Middle East

UN, Russia criticise US military aid to Syria

UN chief Ban Ki-moon.

A US pledge to step up military aid to Syrian rebels because of alleged use of chemical arms by the regime has provoked strong reaction from around the world.

A US pledge to step up military aid to Syrian rebels because of alleged use of chemical arms by the regime drew criticism from Damascus ally Russia and from UN chief Ban Ki-moon.

And Syria itself dismissed the accusation as "lies."

The UN secretary general said arming either side in the 27-month war, which has cost tens of thousands of lives, "would not be helpful".

Ban said he has been "consistently clear that providing arms to either side would not address this current situation. There is no such military solution."

The harder US line also dismayed Moscow, which had been working with Washington to organise a peace conference.

US data on chemical weapons was "unconvincing", it said, warning the Washington against repeating the mistake it made when invading Iraq after falsely accusing Saddam Hussein of stocking weapons of mass destruction.

Top Kremlin foreign policy adviser Yury Ushakov also said the US decision to provide military aid to Syrian rebels would damage international efforts to end the conflict.

Russian President Vladimir Putin and US President Barack Obama are to meet at the G8 summit in Northern Ireland on Monday.

The US decision to up the ante also prompted expressions of concern from Sweden, which warned of the risks of an arms race between the rival foreign supporters of the regime and the rebels.

Obama's administration announced late on Thursday that it had reviewed intelligence reports and concluded that regime forces had used banned weapons, including sarin, in attacks that killed up to 150 people.

US officials refused to rule out moving towards arming rebels or imposing a no-fly zone, and said Washington would provide backing to the rebel Syrian Military Council.

Deputy national security adviser Ben Rhodes said "the president has made a decision about providing more support to the opposition.

"That will involve providing direct support to the SMC. That includes military support," he said, declining to elaborate.

Britain and France, which had already said they believed the Syrian government had resorted to use of its chemical weapons stockpiles, welcomed the US announcement.

But Damascus dismissed it as "a statement full of lies" and asked how Washington could continue to be regarded as an honest broker in any UN-backed peace conference.

"The American decision to arm armed terrorist groups demonstrates... the direct involvement of the United States in the Syrian bloodbath," state news agency SANA quoted a foreign ministry official as saying.

It "raises serious questions about their good faith when it comes to finding a political solution in Syria," the official added.

The New York Times cited US officials as saying shipments to the rebels would include small arms and ammunition and anti-tank weapons, but not anti-aircraft weapons.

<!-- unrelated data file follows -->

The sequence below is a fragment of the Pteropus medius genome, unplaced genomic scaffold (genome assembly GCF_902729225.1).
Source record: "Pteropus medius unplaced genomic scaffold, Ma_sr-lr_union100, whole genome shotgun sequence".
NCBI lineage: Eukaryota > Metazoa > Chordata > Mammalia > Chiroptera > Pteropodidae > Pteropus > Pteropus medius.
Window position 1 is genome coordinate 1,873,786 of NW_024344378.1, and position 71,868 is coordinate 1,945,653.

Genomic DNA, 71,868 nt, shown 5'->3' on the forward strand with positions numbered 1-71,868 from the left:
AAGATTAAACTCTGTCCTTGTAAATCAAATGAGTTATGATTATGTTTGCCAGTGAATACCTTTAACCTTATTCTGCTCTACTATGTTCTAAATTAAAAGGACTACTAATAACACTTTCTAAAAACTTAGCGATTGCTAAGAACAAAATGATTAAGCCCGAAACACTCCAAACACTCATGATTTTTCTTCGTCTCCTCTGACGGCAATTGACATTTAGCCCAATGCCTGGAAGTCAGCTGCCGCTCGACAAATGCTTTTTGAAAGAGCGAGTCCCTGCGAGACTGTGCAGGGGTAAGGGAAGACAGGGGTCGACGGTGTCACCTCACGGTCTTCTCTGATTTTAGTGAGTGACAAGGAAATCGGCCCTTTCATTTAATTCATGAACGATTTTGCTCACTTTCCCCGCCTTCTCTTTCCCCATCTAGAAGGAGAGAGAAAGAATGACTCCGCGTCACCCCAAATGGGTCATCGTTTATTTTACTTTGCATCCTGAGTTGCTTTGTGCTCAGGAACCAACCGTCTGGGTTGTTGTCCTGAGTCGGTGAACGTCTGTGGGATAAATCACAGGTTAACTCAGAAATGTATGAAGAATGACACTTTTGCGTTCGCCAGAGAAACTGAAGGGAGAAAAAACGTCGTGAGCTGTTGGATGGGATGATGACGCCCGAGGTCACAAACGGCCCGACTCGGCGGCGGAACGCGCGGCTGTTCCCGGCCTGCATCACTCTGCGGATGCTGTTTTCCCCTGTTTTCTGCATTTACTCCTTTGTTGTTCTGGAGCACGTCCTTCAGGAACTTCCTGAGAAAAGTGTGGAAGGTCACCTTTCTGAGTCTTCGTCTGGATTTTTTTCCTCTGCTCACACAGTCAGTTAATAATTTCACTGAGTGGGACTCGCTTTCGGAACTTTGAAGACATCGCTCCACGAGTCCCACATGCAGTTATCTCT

The Wall Street Journal said US military proposals also include a limited no-fly zone over rebel training camps that could stretch up to 40 kilometres (25 miles) into Syria from neighbouring Jordan.

But incoming US national security adviser Susan Rice acknowledged there are "downsides and limitations" to imposing a no-fly zone.

Sweden warned that the US promise of military aid to the rebels risked prolonging bloodshed that the United Nations says has killed at least 93,000 people since March 2011.

"I don't think the way forward is to get an arms race going in Syria," Foreign Minister Carl Bildt told Swedish news agency TT.

Hawkish US lawmakers welcomed the administration's change in position, but Senator John McCain said the president needed to go further.

"We need heavy weaponry. We need the kind that can counter tanks, and we need surface-to-air missiles," he said.

Representatives from countries that support the Syrian opposition met in Istanbul with the SMC chief, General Selim Idriss, to discuss possible weapons deliveries, an opposition spokesman said.

Khaled Saleh, a spokeman for the opposition Syrian National Council said: "At this stage, we expect that the international community would begin to supply the SMC... with sophisticated arms, anti-tank and anti-aircraft missiles because that is what the Assad regime uses."

The US announcement came with the rebel coalition under extreme pressure on the battlefield from government forces supported by Hezbollah fighters from neighbouring Lebanon.

In a televised address on Friday, Hezbollah leader Hassan Nasrallah said his group will stay involved in the conflict, after having helped the regime recapture the key town of Qusayr.

"Before Qusayr is the same as after Qusayr. Nothing has changed," he said.

In Cairo, meanwhile, thousands of Islamists rallied to express support for calls by several Sunni Muslim clerics for a holy war against Assad's regime.

Egypt, is an overwhelmingly Sunni Muslim country, and it is Sunnis who are the backbone of the revolt against Assad, whose Alawite sect is an offshoot of Shiite Islam.

In the latest fighting, the Syrian Observatory for Human Rights reported, fierce battles swept the northern city of Aleppo and the central city of Homs.

Loud explosions rocked the Old City of Homs and its Bab Hod neighbourhood, as the army pressed a siege they have kept up on the two rebel districts for the past year.